District 8

Voters in Williams County Public School District No. 8 rejected a proposal to build three new schools to cope with the district’s rapidly growing enrollment.

Unofficial totals from the evening of Tuesday, May 14, had the first question on the ballot, whether the district could bond for up to $89 million, with 259 yes votes and 303 no votes, or 46 percent for and 54 percent against. The second question, which asked voters to approve raising the district’s debt limit, had 246 vyes votes and 313 no votes, or 44 percent for and 56 percent against.

The totals will become official when the district’s school board meets on Monday, May 20 to canvass the votes.

The plan, which came out of discussions that started last year, called for building two 600-student elementary schools, one on the east side of Williston to replace Garden Valley and one on the west side of the city to replace Round Prairie. The district would also build a high school and athletic complex that could accommodate up to 600 students. Currently, District 8 offers kindergarten through eighth grade, with older students attending high school in one of the other districts in Williams County.

The vast majority, about 200, attend Williston High School in Williston Public School District No. 1.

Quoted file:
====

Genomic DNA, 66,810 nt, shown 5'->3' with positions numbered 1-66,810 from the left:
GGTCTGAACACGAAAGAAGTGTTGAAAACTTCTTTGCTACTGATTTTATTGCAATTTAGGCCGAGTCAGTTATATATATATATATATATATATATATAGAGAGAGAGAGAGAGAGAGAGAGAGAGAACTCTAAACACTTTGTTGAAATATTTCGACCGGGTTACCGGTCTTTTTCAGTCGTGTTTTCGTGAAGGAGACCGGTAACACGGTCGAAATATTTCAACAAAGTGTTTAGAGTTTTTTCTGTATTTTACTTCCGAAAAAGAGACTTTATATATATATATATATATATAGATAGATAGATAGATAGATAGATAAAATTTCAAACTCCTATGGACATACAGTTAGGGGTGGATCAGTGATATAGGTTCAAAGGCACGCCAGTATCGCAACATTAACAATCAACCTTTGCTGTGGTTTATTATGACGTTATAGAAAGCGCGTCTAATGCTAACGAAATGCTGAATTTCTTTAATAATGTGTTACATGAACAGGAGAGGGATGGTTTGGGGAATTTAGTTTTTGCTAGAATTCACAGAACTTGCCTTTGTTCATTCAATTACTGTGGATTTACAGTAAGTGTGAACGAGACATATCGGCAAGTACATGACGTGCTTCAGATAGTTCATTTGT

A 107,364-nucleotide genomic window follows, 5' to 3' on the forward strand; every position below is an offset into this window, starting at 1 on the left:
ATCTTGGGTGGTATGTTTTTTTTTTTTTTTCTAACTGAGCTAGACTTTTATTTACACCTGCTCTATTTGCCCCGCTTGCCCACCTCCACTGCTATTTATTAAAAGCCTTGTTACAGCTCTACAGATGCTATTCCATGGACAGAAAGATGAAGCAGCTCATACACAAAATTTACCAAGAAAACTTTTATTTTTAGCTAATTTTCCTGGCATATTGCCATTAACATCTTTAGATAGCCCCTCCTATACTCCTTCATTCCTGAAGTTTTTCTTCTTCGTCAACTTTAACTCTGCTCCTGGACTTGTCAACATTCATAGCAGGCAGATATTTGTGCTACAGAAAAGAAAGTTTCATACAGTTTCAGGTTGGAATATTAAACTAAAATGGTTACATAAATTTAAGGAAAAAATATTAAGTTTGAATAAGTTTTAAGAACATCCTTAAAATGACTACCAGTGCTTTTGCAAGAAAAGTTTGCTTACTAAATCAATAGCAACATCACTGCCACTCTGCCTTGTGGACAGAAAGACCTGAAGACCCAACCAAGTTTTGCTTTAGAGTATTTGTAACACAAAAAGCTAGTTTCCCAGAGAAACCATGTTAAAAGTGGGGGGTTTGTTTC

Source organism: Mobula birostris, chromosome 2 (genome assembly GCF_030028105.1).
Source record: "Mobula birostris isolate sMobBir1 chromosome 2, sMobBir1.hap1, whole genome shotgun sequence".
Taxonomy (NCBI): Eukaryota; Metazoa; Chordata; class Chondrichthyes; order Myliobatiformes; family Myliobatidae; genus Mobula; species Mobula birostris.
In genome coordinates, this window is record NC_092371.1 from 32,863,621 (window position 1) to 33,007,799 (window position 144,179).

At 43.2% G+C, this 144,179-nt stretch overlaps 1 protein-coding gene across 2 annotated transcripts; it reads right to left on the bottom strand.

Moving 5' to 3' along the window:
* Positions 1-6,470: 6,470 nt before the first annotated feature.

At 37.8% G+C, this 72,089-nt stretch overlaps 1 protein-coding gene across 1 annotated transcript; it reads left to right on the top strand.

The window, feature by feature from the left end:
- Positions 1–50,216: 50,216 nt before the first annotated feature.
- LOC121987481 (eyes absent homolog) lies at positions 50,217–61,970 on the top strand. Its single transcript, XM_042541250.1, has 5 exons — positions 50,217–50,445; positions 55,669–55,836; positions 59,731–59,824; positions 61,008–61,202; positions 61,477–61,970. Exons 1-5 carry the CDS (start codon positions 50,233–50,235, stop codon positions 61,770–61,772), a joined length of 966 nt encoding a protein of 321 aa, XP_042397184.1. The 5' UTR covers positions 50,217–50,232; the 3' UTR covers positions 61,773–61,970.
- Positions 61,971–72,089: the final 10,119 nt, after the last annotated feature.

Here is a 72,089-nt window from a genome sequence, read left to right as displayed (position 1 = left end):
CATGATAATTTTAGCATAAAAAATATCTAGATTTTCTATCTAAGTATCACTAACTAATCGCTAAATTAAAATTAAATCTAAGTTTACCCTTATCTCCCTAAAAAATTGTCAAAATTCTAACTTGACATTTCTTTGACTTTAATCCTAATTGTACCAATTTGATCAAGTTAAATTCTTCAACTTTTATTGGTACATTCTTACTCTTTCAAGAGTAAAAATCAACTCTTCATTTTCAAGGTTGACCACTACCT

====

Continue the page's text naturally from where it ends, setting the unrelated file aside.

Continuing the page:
District 8 has seen immense growth over the last five years, with enrollment increasing from less than 300 in 2014 to more than 660 for this school year. Between the 2017-18 and 2018-19 school year, enrollment increased by 35 percent, the second fastest increase in the state.

In the discussion of whether to build new schools, the possibility of adding a high school came up after a proposal to build new schools in District 1 failed in January. With the high school overcrowded, board members in District 1 have considered no longer accepting District 8 students.

Under state law, school districts that have a high school and border a district that doesn’t have to accept the other district’s students. District 1 board members have argued that the law offers an exception when a district is overcrowded.

Enrollment for District 8 is expected to continue increasing over the next several years. Consulting firm RSP projected that there could be as many as 1,600 students, including high schoolers, by 2023.

Board members from both districts met last week to discuss the possibility of collaborating on an expansion to Williston High School, but left any decision on that until after Tuesday’s election.

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